LUXOR IS LOCATED on the banks of the middle reaches of the NILE RIVER, in Qena governorate, eastcentral EGYPT. Approximately, 440 mi (700 km) south of Cairo, it is a bustling city with a population of about 150,000. As a modern city, it caters to tourists who are attracted to the famous archaeological sites that attest to Egypt’s rich history. These are present in the nearby Valley of the Kings and in Denderah and Abydos just to the north, as well as in Luxor itself. The city comprises three areas: the City of Luxor on the east bank of the Nile, Thebes (also known by the ancients as Waset) on the opposite bank, and Karnak to the north.
Luxor was the capital of Middle Egypt for 1500 years. It became prominent in the 21st century B.C.E.; as Thebes it maintained its status as capital until 661 B.C.E. when it was attacked by the Assyrians. Its significance in the ancient world is recorded by Homer, the famous Greek poet who lived in the 8th century B.C.E., as “the city of a hundred gates.” It survived as an influential center until it was destroyed by the Romans in 30 B.C.E. Although it never fully recovered, Luxor has been a place of interest, almost of pilgrimage, for centuries and it ranks as one of the first true tourist destinations.
There is some evidence for settlement in the Luxor area relating to the Old Kingdom of ancient Egypt which had its focus in Upper Egypt, notably in the Nile delta region where the Great Pyramids were constructed and where the capital, Memphis, was located. This period dates from 2686 B.C.E. to 2181 B.C.E. and is represented at Luxor by ancient tombs; one such necropolis is el-Khoka. There may also have been a temple in Karnak, and it seems likely that Luxor (then Waset) was a provincial town.
The Old Kingdom was followed by an Intermediate period from 2180 B.C.E. to 2040 B.C.E., and then the Middle Kingdom from 2040 B.C.E. to 1730 B.C.E. During the Intermediate period, Luxor began to grow in size and significance under the direction of the 7th to 9th dynasties of rulers and achieved capital status during the reign of Mentuhotep of the 11th dynasty, who once again unified Egypt into one kingdom. He also constructed the temple at Deir el-Bahri on the west bank where his mortuary temple is also located. Luxor (then Thebes) benefited from trade. Its location, on the fertile bank of the Nile adjacent to Nubia and the eastern desert, was advantageous for the acquisition and control of resources being traded north to south and east to west. There was a decline in its political status during the 12th dynasty, as the ruler Amenemhat 1 conferred capital status on El-Lisht close to Memphis, but Luxor’s religious influence escalated as the local god, Amun, became a principal deity throughout the kingdom. The remains of a temple to Amun, dating from this period, are present at Karnak.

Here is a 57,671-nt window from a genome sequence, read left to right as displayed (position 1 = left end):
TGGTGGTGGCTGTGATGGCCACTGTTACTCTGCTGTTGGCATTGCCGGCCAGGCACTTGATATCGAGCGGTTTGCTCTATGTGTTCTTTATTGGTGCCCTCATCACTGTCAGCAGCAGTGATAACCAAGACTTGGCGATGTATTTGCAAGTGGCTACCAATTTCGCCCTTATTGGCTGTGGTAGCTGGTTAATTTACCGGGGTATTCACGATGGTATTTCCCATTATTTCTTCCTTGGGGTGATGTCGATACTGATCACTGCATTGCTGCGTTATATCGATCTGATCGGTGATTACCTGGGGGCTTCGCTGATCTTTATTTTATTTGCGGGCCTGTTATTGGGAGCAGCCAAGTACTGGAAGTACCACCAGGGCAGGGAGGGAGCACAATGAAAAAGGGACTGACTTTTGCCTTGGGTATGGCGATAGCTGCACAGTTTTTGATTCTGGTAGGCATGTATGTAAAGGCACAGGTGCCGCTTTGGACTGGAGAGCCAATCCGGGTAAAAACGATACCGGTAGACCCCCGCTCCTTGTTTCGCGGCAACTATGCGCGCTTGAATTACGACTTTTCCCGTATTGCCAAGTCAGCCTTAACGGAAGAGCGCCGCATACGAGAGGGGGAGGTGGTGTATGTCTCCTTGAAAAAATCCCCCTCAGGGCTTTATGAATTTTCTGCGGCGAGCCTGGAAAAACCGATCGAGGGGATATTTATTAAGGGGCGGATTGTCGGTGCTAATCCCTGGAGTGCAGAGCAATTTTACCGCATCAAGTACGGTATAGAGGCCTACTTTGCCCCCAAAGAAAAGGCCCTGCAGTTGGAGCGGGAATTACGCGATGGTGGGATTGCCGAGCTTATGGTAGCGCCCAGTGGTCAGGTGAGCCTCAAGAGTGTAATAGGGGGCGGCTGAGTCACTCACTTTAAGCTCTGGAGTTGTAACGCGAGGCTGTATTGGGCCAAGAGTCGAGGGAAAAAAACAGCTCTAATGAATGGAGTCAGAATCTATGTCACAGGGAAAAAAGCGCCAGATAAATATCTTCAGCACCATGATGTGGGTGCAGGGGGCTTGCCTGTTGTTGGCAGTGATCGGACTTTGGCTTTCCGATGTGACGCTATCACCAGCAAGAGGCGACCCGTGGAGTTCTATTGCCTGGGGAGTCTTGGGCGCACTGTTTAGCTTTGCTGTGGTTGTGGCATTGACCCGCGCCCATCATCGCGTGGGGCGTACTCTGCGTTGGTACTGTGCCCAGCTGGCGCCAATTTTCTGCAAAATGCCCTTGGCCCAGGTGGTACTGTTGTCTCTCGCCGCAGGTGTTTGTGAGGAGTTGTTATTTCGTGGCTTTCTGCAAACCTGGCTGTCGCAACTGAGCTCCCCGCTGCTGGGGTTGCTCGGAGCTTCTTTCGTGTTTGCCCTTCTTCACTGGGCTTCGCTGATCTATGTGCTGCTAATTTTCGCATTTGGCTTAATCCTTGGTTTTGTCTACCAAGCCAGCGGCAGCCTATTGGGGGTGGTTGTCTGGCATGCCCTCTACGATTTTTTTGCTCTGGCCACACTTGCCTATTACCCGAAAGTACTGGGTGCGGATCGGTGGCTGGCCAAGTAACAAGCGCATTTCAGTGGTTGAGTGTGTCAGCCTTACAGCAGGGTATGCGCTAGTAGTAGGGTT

The advent of the New Kingdom, dating from 1552 B.C.E. to 1069 B.C.E., saw Luxor achieve renown as a religious center. It had become a center of life and death. Active worship in its many temples was juxtaposed with the numerous and rich tombs and mortuary temples excavated in the cliffs of the west bank. Included in the latter are the mortuary temples of Rameses II and Seti I as well as the remains of the temple of Amenhotep III. Further west into the desert, so as not to use fertile land, lie the tombs of the Valley of the Kings that have helped to make Egypt so famous. Not least of these is the tomb of the boy king, Tutankhamen of the 18th dynasty, who ruled Egypt from 1361 B.C.E. to 1352 B.C.E. This was discovered in 1922 by Lord George Carnarvon and fueled much renewed interest in Egypt and its history. On the east bank, Luxor and Karnak became the location of major temple complexes whose architecture and inscriptions are testament to the stonecraft and building technology of the Middle and New Kingdoms. The majesty of the temples is encapsulated in the 134 huge columns of Karnak temple’s Hypostyle Hall. The temple of Luxor was built by Amenophis III.
Luxor retained some importance during the Late Period from 664 B.C.E. to 30 B.C.E., but its golden age was over. Much later, Christian churches, Islamic mosques, and a tourist infrastructure added to the heterogeneity of one of the world’s oldest cities.